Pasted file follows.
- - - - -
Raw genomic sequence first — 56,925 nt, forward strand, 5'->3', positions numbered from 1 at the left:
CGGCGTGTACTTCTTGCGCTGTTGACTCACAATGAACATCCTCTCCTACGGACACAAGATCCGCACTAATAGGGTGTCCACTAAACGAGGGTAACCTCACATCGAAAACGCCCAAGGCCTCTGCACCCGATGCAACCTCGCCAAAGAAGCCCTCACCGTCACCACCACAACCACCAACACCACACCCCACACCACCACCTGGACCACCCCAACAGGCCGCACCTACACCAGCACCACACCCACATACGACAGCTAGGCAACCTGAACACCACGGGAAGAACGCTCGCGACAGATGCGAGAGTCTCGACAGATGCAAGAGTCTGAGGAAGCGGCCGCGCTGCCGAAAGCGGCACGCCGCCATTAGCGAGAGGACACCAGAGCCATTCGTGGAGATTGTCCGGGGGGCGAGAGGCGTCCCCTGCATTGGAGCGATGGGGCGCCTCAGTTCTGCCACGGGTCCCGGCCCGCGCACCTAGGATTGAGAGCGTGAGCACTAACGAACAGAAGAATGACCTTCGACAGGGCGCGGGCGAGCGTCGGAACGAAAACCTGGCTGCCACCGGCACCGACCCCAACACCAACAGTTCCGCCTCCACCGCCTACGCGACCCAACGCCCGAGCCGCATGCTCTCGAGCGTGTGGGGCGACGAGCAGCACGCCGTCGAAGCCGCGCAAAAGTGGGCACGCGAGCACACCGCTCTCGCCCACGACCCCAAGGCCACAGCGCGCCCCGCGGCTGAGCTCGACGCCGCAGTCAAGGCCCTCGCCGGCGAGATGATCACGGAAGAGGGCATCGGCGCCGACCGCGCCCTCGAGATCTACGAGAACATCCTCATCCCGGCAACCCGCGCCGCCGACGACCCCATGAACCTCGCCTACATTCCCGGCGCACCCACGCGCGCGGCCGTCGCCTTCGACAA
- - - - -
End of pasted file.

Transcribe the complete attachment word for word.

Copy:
Raw genomic sequence first — 56,925 nt, forward strand, 5'->3', positions numbered from 1 at the left:
CGGCGTGTACTTCTTGCGCTGTTGACTCACAATGAACATCCTCTCCTACGGACACAAGATCCGCACTAATAGGGTGTCCACTAAACGAGGGTAACCTCACATCGAAAACGCCCAAGGCCTCTGCACCCGATGCAACCTCGCCAAAGAAGCCCTCACCGTCACCACCACAACCACCAACACCACACCCCACACCACCACCTGGACCACCCCAACAGGCCGCACCTACACCAGCACCACACCCACATACGACAGCTAGGCAACCTGAACACCACGGGAAGAACGCTCGCGACAGATGCGAGAGTCTCGACAGATGCAAGAGTCTGAGGAAGCGGCCGCGCTGCCGAAAGCGGCACGCCGCCATTAGCGAGAGGACACCAGAGCCATTCGTGGAGATTGTCCGGGGGGCGAGAGGCGTCCCCTGCATTGGAGCGATGGGGCGCCTCAGTTCTGCCACGGGTCCCGGCCCGCGCACCTAGGATTGAGAGCGTGAGCACTAACGAACAGAAGAATGACCTTCGACAGGGCGCGGGCGAGCGTCGGAACGAAAACCTGGCTGCCACCGGCACCGACCCCAACACCAACAGTTCCGCCTCCACCGCCTACGCGACCCAACGCCCGAGCCGCATGCTCTCGAGCGTGTGGGGCGACGAGCAGCACGCCGTCGAAGCCGCGCAAAAGTGGGCACGCGAGCACACCGCTCTCGCCCACGACCCCAAGGCCACAGCGCGCCCCGCGGCTGAGCTCGACGCCGCAGTCAAGGCCCTCGCCGGCGAGATGATCACGGAAGAGGGCATCGGCGCCGACCGCGCCCTCGAGATCTACGAGAACATCCTCATCCCGGCAACCCGCGCCGCCGACGACCCCATGAACCTCGCCTACATTCCCGGCGCACCCACGCGCGCGGCCGTCGCCTTCGACAA